Intrepid librarian Jennifer at Now Taking Requests, passed this picture of some WAC’s of the 6888th Postal Battalion along to me, which she took at the America at War exhibit at the Museum of American History. Thank you, Jennifer! This is a truly awesome picture, and one of the rare ones. It’s obviously posed — people who actually work don’t stand around beaming at each other, usually — but it’s still so great of a find. Especially cool is the example of their uniforms; check out the sand-colored, belted “utility” outfit, in which the WACs worked in when it was cold – which it was, most of the time, in England. I wish I had made it to that exhibit. Oh, well. Next time!
After a busy morning, a few of the usual suspects met for lunch in the food court above the exhibit hall. Kelly Fineman, Tricia Stohr-Hunt, Laura Purdie Salas and Tech Boy scarpered off to find out if anything was good, while I dropped my bags and sucked down as much water as I could. To my surprise, Kelly came back with Laurie Halse Anderson in tow. (Kelly is friend with just everyone, which makes attending a convention with her awesome.) She sat down and proceeded to chat with us about anything and everything, and in the course of that desultory conversation, she passed along some good advice.
Laurie mentioned that when she first wrote Speak, everyone thought, “Ooh, awesome. We can expect more of the same.” Well, if you’re a L.H.A. fan, you know what came next — the riveting, can’t-put-it-down-ugh-gross Fever, 1793. Her publishing house — after all the praise and awards heaped on Speak — was not thrilled. First a gripping YA novel, and now a kind of middle grade novel that has the phrase “Bring out your dead” in it? The publishers could just not see it. Fever was repeatedly rejected, and Laurie had to change houses in order to have it see the light of day.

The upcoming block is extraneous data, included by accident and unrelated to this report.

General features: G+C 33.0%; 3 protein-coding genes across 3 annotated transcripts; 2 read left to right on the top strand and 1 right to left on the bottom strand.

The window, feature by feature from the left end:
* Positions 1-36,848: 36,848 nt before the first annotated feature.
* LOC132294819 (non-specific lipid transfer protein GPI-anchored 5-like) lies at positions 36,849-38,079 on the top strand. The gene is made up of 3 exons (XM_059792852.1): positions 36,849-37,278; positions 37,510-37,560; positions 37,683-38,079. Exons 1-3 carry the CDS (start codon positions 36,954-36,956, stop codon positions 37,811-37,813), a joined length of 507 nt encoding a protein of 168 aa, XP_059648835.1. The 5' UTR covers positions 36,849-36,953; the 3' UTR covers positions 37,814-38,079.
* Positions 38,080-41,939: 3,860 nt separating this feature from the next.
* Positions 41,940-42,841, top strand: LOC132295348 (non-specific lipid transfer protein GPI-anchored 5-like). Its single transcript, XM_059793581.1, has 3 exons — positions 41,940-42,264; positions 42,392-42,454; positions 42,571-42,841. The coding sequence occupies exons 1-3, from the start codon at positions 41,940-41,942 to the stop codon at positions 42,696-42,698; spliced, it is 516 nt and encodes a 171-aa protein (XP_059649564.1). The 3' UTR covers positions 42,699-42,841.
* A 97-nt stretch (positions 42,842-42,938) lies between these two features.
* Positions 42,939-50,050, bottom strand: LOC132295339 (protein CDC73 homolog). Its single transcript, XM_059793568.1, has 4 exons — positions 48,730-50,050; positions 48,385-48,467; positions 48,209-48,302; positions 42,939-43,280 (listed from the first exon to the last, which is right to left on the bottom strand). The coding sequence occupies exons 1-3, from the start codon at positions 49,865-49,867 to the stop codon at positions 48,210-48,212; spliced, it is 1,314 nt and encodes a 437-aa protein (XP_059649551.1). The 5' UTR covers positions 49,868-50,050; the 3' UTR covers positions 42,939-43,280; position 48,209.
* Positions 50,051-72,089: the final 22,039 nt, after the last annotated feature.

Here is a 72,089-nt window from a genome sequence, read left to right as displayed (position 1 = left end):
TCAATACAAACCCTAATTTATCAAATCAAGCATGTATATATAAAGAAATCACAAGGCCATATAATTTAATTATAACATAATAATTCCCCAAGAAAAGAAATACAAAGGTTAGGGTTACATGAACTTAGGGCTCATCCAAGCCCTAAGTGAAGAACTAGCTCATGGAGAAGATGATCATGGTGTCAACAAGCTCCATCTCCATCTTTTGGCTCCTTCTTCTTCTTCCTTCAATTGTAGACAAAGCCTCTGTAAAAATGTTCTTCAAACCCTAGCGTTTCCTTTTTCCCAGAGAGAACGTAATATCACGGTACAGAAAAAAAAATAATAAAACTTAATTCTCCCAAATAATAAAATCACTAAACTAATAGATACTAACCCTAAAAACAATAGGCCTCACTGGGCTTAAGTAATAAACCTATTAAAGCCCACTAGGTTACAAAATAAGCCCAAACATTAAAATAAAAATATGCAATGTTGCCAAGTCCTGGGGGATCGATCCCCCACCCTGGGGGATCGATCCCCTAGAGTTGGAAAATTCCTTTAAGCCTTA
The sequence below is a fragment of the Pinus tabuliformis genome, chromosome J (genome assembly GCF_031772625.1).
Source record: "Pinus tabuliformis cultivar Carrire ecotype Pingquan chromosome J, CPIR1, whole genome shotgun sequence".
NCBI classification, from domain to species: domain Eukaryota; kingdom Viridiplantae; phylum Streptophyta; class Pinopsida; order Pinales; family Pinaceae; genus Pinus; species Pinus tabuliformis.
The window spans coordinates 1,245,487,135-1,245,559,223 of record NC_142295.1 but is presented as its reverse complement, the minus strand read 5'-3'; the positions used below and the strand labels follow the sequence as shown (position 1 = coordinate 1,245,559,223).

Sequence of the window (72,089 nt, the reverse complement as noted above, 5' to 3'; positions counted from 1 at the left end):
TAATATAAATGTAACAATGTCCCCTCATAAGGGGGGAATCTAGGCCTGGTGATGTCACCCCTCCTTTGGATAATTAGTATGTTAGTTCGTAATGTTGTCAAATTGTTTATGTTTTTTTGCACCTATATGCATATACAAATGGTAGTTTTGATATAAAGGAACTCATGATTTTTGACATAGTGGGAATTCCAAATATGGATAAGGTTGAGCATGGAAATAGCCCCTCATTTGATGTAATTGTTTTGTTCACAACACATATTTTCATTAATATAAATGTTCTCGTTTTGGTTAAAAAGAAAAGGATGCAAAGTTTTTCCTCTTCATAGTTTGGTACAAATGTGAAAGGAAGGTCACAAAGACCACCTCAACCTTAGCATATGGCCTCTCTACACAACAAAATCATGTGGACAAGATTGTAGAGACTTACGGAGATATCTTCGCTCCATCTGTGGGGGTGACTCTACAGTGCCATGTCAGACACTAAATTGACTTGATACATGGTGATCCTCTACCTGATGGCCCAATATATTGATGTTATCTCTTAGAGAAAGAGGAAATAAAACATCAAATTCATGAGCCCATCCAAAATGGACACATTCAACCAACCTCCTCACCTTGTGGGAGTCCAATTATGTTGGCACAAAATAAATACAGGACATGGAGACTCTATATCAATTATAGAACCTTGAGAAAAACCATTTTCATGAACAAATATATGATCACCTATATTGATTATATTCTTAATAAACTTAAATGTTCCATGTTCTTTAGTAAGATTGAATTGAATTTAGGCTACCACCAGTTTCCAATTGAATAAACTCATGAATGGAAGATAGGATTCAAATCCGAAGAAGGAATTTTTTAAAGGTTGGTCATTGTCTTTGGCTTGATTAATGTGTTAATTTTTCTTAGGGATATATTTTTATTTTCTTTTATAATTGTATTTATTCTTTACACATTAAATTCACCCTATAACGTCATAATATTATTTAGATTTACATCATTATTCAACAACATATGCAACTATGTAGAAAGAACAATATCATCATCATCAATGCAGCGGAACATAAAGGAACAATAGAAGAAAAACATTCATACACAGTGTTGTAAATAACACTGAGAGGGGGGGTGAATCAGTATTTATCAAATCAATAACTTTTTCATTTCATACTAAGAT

And of course, once Fever debuted, I’m sure her original publishing house must have been kicking themselves, as it was a critical and commercial success, and it’s been turned into a stage play, I understand. But the real point is that Laurie learned it was easier for publishers to “get” her if she divided her work — her straight YA novels go to one publisher, and her MG historical fiction goes to another. (The Zoe picture book she describes as “pure silliness,” and it doesn’t exactly fall into any category, but who knows? Maybe she’ll write another and start a new grouping.) Thus the publishers don’t feel like they have to worry about whatever novel follows a spectacular hit like Speak. Laurie’s “brand,” or what have you, is safe, at each publishing house.
As my editor has passed on two novels now, since MARE’S WAR, and has indicated that they need to be of a certain “caliber” in order to follow Mare’s path, I’m wondering at the wisdom of continuing to pitch things to her which are not specifically a.) historical b.) stories which include grandmas c.) stories about a single character who faces specific odds and achieves, in her own way. I am very much aware that people love, love, LOVED Mare, and while I enjoy writing historical fiction, I’d like to write all kinds of things — frankly whatever bubbles up in my brain. I don’t like the idea of branding — although the ladies at Shrinking Violets came up with a good discussion on it recently — and realize that maybe there’s another “home” for my novels which include dual protagonists, siblings, guys, and, um, aliens. (Okay, no aliens. Yet.) I’d like to bounce this off my agent, and see what he thinks.
Right then. Back to battling jet lag (it’s a lot harder coming back five hours than coming back eight, for some reason. Travel in the winter is easier.) and considering how to get back to work.